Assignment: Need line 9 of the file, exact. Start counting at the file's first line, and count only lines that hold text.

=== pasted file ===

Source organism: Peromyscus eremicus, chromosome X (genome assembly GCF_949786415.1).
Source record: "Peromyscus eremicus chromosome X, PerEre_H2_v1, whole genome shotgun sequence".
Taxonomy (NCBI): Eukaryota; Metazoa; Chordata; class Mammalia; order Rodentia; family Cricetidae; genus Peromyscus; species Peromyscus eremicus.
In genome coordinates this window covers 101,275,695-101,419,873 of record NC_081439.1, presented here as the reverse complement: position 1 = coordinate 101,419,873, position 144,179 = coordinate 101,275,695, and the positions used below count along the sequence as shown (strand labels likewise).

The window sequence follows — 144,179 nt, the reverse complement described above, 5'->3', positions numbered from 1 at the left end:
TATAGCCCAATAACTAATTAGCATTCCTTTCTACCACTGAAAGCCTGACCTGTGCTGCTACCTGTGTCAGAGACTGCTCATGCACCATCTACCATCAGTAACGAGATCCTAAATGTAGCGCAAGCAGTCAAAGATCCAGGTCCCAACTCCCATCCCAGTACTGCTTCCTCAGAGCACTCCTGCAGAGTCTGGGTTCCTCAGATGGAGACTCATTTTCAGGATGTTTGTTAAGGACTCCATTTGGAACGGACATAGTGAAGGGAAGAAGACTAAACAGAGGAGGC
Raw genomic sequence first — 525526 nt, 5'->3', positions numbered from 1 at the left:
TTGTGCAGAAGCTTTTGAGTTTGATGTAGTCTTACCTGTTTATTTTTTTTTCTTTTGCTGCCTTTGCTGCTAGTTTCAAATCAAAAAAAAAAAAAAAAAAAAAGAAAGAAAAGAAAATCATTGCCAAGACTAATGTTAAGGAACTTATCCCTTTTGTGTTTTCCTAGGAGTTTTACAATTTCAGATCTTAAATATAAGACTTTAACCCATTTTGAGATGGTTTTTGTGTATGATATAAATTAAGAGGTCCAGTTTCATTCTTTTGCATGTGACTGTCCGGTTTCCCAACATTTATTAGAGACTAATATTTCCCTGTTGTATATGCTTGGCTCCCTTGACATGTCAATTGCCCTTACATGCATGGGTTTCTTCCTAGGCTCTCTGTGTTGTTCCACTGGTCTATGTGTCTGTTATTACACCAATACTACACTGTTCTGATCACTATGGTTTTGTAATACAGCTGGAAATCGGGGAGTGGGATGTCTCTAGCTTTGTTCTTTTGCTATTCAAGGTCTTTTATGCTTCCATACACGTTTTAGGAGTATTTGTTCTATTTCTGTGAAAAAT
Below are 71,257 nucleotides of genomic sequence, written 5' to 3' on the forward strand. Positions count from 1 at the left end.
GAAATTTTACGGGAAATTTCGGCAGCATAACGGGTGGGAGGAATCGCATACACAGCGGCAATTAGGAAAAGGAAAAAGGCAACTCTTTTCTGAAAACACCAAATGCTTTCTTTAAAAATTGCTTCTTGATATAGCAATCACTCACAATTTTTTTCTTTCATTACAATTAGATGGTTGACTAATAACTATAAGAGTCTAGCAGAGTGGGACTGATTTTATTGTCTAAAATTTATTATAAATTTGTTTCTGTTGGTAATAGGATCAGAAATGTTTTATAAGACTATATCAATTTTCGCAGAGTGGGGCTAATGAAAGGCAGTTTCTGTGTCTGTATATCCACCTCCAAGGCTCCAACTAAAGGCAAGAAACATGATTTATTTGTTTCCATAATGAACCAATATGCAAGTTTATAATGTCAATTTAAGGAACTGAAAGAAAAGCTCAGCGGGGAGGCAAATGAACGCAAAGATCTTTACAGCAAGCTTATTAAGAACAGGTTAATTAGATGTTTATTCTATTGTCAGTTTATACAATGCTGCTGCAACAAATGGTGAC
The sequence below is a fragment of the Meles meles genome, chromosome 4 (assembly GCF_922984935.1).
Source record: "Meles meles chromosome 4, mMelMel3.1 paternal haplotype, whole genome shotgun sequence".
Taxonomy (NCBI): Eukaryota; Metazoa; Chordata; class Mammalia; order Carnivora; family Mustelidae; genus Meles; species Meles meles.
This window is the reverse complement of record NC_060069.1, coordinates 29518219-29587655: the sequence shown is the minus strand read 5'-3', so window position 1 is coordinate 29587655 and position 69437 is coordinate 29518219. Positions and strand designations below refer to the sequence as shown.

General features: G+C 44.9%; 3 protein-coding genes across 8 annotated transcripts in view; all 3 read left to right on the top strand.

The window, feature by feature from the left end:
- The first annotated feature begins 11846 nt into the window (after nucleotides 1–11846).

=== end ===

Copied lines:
Below are 71,257 nucleotides of genomic sequence, written 5' to 3' on the forward strand. Positions count from 1 at the left end.